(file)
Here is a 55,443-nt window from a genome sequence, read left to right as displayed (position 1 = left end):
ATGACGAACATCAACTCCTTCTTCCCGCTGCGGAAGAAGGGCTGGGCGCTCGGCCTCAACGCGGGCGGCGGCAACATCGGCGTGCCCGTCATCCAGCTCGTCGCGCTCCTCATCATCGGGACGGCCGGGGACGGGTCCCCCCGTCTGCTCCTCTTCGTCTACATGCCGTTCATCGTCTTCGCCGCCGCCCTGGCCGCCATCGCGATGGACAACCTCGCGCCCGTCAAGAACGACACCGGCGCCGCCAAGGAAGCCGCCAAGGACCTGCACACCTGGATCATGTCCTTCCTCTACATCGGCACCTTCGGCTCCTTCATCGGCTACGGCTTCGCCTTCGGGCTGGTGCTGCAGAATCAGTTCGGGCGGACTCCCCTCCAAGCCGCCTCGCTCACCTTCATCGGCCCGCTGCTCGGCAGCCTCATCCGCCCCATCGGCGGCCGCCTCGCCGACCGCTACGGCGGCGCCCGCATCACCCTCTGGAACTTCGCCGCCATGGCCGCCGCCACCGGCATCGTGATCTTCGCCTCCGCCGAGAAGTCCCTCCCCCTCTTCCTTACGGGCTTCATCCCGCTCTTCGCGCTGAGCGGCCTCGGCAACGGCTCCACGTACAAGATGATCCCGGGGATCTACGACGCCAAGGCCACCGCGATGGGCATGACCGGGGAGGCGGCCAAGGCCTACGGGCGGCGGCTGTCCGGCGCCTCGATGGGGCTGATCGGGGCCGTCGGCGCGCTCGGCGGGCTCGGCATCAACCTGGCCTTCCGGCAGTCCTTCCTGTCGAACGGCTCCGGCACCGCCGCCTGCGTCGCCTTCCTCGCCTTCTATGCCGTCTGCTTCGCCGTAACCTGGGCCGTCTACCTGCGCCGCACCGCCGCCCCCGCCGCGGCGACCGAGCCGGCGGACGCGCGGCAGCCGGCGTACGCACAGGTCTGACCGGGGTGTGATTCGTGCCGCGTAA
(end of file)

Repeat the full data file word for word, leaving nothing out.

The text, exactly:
Here is a 55,443-nt window from a genome sequence, read left to right as displayed (position 1 = left end):
ATGACGAACATCAACTCCTTCTTCCCGCTGCGGAAGAAGGGCTGGGCGCTCGGCCTCAACGCGGGCGGCGGCAACATCGGCGTGCCCGTCATCCAGCTCGTCGCGCTCCTCATCATCGGGACGGCCGGGGACGGGTCCCCCCGTCTGCTCCTCTTCGTCTACATGCCGTTCATCGTCTTCGCCGCCGCCCTGGCCGCCATCGCGATGGACAACCTCGCGCCCGTCAAGAACGACACCGGCGCCGCCAAGGAAGCCGCCAAGGACCTGCACACCTGGATCATGTCCTTCCTCTACATCGGCACCTTCGGCTCCTTCATCGGCTACGGCTTCGCCTTCGGGCTGGTGCTGCAGAATCAGTTCGGGCGGACTCCCCTCCAAGCCGCCTCGCTCACCTTCATCGGCCCGCTGCTCGGCAGCCTCATCCGCCCCATCGGCGGCCGCCTCGCCGACCGCTACGGCGGCGCCCGCATCACCCTCTGGAACTTCGCCGCCATGGCCGCCGCCACCGGCATCGTGATCTTCGCCTCCGCCGAGAAGTCCCTCCCCCTCTTCCTTACGGGCTTCATCCCGCTCTTCGCGCTGAGCGGCCTCGGCAACGGCTCCACGTACAAGATGATCCCGGGGATCTACGACGCCAAGGCCACCGCGATGGGCATGACCGGGGAGGCGGCCAAGGCCTACGGGCGGCGGCTGTCCGGCGCCTCGATGGGGCTGATCGGGGCCGTCGGCGCGCTCGGCGGGCTCGGCATCAACCTGGCCTTCCGGCAGTCCTTCCTGTCGAACGGCTCCGGCACCGCCGCCTGCGTCGCCTTCCTCGCCTTCTATGCCGTCTGCTTCGCCGTAACCTGGGCCGTCTACCTGCGCCGCACCGCCGCCCCCGCCGCGGCGACCGAGCCGGCGGACGCGCGGCAGCCGGCGTACGCACAGGTCTGACCGGGGTGTGATTCGTGCCGCGTAA